Scott Immerfall hadn’t planned on being the Marion High School boys head track coach this year.
But now, on the eve of the state tournament, he’s taking a loaded squad to Des Moines with a legitimate chance of bringing home the Class 3A team title.
Already, his hard-working squad of both veterans and newcomers can claim to be the best in school history by having set seven all-time records this season. The coach thinks two more school marks could easily fall this week in Des Moines.
A veteran coach with no track background from his own school sports days, Immerfall is quick to credit the success of this year’s team to the athletes themselves.
“We have a lot of really talented guys. And they worked very, very hard on their own in the off-season to get better.”
It wasn’t until midway through the school year that he found out he would be coaching them. He’s taught social studies at the high school since 1990 and had two previous stints as head track coach from 1991 to 1998 and then from 2000 to 2005.
He stepped down to become an assistant when former Indian runner Chad Zrudsky took over the reigns of the program. But when Zrudsky was appointed assistant high school principal during this past year, Marion athletic director Corby Laube asked Immerfall to take over again.
Immerfall knew he had a good group coming back, but said he was pleasantly surprised when the season started.
“The big thing is these kids came out in really good shape,” he explained. Two runners, Jared Samuelson and Brennen Kelly, went out for wrestling mainly for the training.
Experienced sprinters Derrick Williams, Devin LeBeau, Isaac Smith and Cale Cannoy all reported in peak condition, as did veteran hurdlers Isaac Frazier and Taylor Rogers.
And a void in long distance races was filled when cross country all-stater Lukas Mees joined the track team for the first time in his senior year and brought five of his cross country teammates along.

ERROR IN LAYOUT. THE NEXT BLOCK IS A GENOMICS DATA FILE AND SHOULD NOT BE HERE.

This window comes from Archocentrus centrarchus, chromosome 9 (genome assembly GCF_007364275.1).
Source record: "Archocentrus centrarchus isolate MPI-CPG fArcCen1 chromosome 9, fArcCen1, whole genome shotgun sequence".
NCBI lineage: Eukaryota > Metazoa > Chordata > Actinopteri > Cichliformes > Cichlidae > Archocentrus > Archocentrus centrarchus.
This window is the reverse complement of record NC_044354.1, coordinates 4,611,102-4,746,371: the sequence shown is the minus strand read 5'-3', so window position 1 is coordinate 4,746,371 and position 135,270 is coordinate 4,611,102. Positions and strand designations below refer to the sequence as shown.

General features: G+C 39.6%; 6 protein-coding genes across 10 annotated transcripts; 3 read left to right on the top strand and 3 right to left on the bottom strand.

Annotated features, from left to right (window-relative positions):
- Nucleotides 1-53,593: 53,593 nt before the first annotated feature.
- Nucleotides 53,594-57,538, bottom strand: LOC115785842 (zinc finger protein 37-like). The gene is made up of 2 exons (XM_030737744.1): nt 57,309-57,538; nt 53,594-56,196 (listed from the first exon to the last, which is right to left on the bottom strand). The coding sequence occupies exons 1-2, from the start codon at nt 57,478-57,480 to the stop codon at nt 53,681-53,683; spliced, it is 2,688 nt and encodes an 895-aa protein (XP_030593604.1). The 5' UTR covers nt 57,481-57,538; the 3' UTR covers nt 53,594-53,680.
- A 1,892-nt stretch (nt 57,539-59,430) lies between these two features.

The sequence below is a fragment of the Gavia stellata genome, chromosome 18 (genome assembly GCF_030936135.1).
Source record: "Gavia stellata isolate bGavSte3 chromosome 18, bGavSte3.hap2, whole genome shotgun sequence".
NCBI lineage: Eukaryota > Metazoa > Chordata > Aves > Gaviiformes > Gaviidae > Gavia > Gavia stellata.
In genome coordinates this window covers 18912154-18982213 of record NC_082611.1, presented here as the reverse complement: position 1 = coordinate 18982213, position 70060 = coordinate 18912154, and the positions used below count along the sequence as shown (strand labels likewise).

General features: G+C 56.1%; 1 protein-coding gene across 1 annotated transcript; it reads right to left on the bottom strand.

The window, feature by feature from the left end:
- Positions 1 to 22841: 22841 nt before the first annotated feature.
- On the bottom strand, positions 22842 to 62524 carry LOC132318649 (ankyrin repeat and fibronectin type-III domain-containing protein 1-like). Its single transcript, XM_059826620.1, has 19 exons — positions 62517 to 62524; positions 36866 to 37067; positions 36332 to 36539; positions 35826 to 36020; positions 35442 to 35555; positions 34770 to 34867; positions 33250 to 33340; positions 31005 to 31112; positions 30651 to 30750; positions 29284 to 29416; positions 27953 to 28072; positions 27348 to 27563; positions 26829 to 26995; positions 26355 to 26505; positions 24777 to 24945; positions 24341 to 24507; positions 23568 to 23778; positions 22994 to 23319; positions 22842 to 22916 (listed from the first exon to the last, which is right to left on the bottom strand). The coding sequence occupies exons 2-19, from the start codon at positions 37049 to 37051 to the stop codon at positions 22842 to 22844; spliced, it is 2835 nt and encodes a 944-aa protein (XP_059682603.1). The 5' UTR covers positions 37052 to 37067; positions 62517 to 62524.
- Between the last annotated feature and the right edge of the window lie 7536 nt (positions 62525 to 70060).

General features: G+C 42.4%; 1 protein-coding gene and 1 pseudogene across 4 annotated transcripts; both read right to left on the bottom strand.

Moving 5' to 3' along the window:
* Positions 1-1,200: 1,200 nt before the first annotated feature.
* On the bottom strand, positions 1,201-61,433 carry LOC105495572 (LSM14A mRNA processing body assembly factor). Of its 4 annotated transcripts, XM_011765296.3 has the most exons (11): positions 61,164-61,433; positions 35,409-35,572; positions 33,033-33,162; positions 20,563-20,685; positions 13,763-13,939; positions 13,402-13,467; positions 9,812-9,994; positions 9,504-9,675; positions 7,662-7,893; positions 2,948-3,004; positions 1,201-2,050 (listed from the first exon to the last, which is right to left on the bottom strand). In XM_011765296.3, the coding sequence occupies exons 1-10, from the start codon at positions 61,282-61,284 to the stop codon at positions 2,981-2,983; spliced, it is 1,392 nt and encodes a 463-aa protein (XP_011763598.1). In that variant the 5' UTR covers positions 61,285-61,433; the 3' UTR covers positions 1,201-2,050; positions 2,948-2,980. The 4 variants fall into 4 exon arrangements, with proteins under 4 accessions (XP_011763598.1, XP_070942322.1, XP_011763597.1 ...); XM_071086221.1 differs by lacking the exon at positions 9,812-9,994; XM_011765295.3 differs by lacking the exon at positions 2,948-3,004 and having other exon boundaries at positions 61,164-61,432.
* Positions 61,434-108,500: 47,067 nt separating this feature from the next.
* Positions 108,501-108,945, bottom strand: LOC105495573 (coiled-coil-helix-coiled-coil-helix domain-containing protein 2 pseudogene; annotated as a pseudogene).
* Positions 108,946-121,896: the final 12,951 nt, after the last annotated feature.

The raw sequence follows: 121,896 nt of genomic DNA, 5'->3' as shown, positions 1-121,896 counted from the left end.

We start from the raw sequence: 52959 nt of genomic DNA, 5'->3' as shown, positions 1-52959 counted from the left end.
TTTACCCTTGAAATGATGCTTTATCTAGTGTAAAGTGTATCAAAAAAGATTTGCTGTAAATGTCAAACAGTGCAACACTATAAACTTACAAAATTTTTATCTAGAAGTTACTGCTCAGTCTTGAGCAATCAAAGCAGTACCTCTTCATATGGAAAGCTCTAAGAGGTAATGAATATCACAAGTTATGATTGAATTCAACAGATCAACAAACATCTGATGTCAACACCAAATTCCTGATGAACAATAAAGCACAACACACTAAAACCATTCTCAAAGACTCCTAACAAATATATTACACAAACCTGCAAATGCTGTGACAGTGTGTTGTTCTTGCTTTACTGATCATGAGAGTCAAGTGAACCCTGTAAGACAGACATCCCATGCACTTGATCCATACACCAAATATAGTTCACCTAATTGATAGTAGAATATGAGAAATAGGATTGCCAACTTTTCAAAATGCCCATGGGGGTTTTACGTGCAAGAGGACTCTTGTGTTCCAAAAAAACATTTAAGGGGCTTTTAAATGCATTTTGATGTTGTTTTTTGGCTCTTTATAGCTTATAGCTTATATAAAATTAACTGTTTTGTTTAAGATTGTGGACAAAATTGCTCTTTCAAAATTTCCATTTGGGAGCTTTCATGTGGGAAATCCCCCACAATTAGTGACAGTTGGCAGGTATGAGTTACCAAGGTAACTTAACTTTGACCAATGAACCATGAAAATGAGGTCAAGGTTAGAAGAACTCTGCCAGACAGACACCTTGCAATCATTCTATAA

Mees, who had previously played soccer in the spring, started his own off-season running club. And in his maiden season, he broke the school record in the 3200 by almost 40 seconds. He also set the 1600 record. He’s among the favorites in both events at the state meet.
Another of his cross country buddies, Greg Sam, will be a contender in the 800 and has been a mainstay on relay teams.
Relying on balance and depth, the Indians won the Wamac Conference and district titles as well as five invitational meets. Immerfall noted that in the meets they didn’t win, they lost to Class 4A schools. They have state qualifiers in 15 of 18 events.
They’ll have two competitors in a pair of events: Sam and Kelly in the 800, and throwers Justin Dolley and Zach Borens in the shot put. The 4x200 relay team is ranked first in the state and the other relay teams should be competitive.
“This team has exceeded all of my expectations,” said Immerfall. “If everyone runs their best, I think we’ve got a real good chance to win state. And I’ll be very surprised if we don’t come in the top two or three.”
He’s been this close before, but it was a long time ago.
After his graduation from Winona State University in Minnesota in 1977, Immerfall took his first teaching job at North Linn High School and was head wrestling coach for 12 years. In his second year there, legendary boys and girls track coach Bob Mudd turned over the girls program to him even though he had no experience.
“I’d always played baseball during track season,” Immerfall explained. “But I think Bob knew I could get kids to come out for the team.”
With Mudd as his mentor, his girls won the conference title six times in his nine years as coach and finished in the top 10 at the state four times.
“One year,” he said, “we finished third but came within two points of winning the championship. We had a lot of talent. Just like we have a lot of talent this year.
“They’re all healthy and ready to go. We have a chance to score a lot of points. But no matter what, it’s been a nice season.”
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